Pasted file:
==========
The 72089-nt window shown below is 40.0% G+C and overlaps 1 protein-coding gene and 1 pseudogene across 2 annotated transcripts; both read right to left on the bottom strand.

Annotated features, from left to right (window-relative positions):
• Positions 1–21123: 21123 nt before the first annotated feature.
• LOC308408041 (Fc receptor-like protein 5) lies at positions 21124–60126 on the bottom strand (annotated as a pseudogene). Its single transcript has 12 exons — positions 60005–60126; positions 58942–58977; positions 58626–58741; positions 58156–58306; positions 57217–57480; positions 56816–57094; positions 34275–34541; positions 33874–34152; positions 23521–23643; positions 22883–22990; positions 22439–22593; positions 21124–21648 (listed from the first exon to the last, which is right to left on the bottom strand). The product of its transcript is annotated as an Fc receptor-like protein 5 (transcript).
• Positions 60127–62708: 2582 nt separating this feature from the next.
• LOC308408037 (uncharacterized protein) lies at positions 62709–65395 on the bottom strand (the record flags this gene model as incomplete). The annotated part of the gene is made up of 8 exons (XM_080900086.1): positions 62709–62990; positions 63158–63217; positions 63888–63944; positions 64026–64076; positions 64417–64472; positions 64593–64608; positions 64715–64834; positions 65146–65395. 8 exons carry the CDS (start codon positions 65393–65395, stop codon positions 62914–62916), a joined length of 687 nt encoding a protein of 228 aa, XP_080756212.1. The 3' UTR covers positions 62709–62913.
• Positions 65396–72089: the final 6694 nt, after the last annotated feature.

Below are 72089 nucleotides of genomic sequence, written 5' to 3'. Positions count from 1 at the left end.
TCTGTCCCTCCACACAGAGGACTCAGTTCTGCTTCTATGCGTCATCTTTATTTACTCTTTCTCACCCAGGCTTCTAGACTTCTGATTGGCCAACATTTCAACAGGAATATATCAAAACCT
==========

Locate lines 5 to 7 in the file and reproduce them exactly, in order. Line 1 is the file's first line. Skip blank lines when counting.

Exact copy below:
• Positions 60127–62708: 2582 nt separating this feature from the next.
• LOC308408037 (uncharacterized protein) lies at positions 62709–65395 on the bottom strand (the record flags this gene model as incomplete). The annotated part of the gene is made up of 8 exons (XM_080900086.1): positions 62709–62990; positions 63158–63217; positions 63888–63944; positions 64026–64076; positions 64417–64472; positions 64593–64608; positions 64715–64834; positions 65146–65395. 8 exons carry the CDS (start codon positions 65393–65395, stop codon positions 62914–62916), a joined length of 687 nt encoding a protein of 228 aa, XP_080756212.1. The 3' UTR covers positions 62709–62913.
• Positions 65396–72089: the final 6694 nt, after the last annotated feature.